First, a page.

Heparin: Blood thinner to prevent him from getting blood clots. He will be on this until his lines are removed since he has a history of getting clots.

Fentanyl: Strong pain med that he was getting consistently- we discontinued this Sunday morning 11/17 and he seems to be tolerating well!

Versad: Sedation med which we are still having to g9ve him every once in a while

Morphine: Pain med and the withdrawals SUCK! We haven't started weaning this yet.

Tylenol: Help with the pain a little more.

Dex: Sedation med and we just started weaning this yesterday but had to get back on it due to high heart rates and withdrawals... so we try again today :) Baby steps.

Aspirin: He will be on this for the rest of his life <3


Open Chest: Yes you can see his heart beating... and how I love to see that little heart beating, it's terrible to see him in this state. Like I mentioned in my last update- The surgeon was able to close his chest Thursday!

Pacing Wires: These were removed when Noah went back into the OR Wednesday.

Arterial Line: A line that was placed in his left arm and gives a direct reading of his blood pressures. Noah decided he didn't want to have this anymore on Saturday night and ripped it out.... it was a bloody mess but we got him cleaned up and he has one less line, smart guy ;)

The "Glenn Line": a line sutured to his neck and is placed in that large vein, Superior Vena Cava, in the neck that was disconnected from the heart and attached to the PA and it measures the flow. This was removed Saturday (11/16)!

Intubation: A tube inserted through the nose and used for ventilation to help him breathe. The Glenn physiology works better extubated so typically after the Glenn babies get this removed within 6 hours from the surgery since Noah has some complications, this was removed Friday(11/15) which was still amazingly fast. It was a really stressful process with the entire team in the room prepared to reintubated him because he was desatting, but he picked back up and is now on High Flow Nasal Cannula which we are attempting to wean today and get him on just a regular canula. His sats are sitting in the low to mid-70s which is a huge adjustment for us to see. Noah typically had sats around 88-90 since his Sano Shunt was a little big for him and it takes some time to grow in to, but the doctors said this is pretty normal for Glenn babes and his will likely improve once his lung gets better and he wakes up more!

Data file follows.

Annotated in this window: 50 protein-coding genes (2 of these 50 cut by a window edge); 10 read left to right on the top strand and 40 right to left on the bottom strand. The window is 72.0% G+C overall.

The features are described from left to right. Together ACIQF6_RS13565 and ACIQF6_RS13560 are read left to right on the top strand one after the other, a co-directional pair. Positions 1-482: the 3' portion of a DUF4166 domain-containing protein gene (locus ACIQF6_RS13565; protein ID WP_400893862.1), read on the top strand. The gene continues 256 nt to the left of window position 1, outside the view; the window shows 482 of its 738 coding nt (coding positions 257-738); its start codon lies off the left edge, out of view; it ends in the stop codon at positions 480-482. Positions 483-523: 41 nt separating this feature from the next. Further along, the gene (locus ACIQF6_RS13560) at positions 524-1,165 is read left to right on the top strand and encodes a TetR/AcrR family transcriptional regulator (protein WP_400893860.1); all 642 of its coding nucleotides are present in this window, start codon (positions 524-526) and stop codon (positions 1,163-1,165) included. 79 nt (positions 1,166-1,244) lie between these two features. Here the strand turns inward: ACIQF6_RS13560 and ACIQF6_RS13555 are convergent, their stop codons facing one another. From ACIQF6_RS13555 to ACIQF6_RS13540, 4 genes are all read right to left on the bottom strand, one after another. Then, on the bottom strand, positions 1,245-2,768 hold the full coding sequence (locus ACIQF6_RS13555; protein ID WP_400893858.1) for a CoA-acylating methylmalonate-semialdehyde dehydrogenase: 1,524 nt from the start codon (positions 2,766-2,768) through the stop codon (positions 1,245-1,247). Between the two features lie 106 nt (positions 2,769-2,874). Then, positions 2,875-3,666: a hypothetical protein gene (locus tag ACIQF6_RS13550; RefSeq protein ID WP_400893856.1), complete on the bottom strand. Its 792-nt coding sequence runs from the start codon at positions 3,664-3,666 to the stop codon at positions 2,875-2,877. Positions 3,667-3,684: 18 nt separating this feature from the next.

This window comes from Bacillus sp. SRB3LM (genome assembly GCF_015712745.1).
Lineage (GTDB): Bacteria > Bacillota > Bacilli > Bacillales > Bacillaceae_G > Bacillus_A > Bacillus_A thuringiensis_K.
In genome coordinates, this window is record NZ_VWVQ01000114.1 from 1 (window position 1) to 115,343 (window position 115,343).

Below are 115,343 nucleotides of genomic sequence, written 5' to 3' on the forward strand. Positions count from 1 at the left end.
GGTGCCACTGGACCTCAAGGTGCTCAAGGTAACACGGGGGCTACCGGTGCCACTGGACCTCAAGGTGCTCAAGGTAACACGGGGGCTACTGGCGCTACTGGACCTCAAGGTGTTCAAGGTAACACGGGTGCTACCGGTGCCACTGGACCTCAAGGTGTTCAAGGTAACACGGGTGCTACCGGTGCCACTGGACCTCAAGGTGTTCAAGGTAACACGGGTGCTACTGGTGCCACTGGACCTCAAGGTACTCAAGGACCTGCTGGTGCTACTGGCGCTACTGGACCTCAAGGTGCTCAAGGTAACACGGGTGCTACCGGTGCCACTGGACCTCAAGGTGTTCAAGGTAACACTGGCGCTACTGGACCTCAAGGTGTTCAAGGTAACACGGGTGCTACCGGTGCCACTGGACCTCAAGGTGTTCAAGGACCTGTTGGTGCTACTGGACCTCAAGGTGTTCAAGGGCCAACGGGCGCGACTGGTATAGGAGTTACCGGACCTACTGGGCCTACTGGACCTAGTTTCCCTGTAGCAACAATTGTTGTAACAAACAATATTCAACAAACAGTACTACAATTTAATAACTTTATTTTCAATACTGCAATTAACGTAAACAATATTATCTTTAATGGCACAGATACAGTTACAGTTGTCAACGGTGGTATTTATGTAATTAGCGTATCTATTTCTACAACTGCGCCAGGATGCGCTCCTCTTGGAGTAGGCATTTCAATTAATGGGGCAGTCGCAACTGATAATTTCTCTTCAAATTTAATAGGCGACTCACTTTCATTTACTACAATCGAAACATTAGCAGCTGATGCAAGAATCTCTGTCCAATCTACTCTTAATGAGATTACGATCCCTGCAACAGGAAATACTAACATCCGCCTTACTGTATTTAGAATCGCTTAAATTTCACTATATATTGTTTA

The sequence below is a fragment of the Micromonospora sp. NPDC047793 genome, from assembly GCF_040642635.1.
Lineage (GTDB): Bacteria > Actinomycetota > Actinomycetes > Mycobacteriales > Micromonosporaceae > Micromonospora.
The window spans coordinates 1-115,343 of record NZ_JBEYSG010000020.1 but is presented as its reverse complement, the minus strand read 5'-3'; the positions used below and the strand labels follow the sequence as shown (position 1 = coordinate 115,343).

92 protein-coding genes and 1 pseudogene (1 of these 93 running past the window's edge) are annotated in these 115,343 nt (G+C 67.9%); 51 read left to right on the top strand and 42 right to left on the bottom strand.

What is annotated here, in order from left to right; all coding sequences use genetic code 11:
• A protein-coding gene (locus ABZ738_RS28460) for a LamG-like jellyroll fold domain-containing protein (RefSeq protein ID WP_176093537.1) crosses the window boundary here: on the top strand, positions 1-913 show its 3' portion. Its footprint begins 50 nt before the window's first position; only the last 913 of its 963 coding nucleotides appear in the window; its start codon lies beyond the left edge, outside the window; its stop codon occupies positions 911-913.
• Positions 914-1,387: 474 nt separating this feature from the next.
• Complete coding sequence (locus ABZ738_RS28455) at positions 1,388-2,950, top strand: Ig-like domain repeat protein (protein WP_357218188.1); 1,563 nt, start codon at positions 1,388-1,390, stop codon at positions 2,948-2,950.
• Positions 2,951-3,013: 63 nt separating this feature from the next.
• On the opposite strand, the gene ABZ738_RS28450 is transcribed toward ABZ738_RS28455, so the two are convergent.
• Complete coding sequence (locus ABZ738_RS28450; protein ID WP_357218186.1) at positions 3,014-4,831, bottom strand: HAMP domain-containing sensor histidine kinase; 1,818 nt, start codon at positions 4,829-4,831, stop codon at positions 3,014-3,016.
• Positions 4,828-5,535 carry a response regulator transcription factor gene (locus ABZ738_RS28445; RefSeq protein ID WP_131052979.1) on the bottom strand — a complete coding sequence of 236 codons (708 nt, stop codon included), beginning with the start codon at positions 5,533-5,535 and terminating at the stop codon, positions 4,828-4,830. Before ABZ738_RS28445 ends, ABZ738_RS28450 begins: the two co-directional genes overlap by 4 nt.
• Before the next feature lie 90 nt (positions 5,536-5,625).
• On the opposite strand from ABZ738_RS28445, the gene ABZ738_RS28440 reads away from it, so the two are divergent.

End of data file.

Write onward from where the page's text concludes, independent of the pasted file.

Chest Tube: This drains blood, fluid, or air from the chest, it goes into this bubbly thing that is the only relaxing sound in our room. But no one likes a chest tube, and this is the icky thing we had issues with last time for the Norwood, when Noah got Chylous Effusion, a complication from surgery. This tube will be hanging around a couple more days until Noah starts taking in more food and we rule out the Chylous.

Intracardiac Line: I haven't taken a good look at this one yet, but from a quick glance, it looks like a little button on his upper belly and goes to the in the right atrium providing convenient access to the central venous system. This line is the main reason we can't really pick him up right now without help. This line will be getting removed Monday (11/18) if all continues to go well with his recovery. The OR team will be present with blood on hand because removing this can have risks, bleeding be one of them.

Peripheral IV on leg and arm: Just regular IVs for medicine, they like to have backups just in case. These hopefully will get removed this week!

CVC Line: Central Line for meds to be administered. This goes up through his leg and is a cath up to the center of his body. He had this before his Glenn due to him being on the heart failure med and Peripheral IVs are not very reliable and usually only last on Noah for 2 days MAX.. so we needed a more consistent line that works.. all the time. They can also pull blood from this line so he doesn't have to get poked. This is the line that causes his blood clot before so he is on a blood thinner. Not sure when we will be able to get rid of this, but hopefully soon!

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Hi my name is Donna Giacona.I'm friends with Pat &Fred Ulrich.They told me about NOAH when he was born.and I've been praying for little NOAH.they have kept me informed about every Sunday at church. NOAH has stolen my heart.he is so special to me.He is a fighter and strong willed.I believe in my heart that he knows you are there and will always be there.I pray that God will continue blessing NOAH.and keepin him safe.I pray that God will give you the Pease that only he can give.#pray for NOAH.we love NOAH and his mom and dad.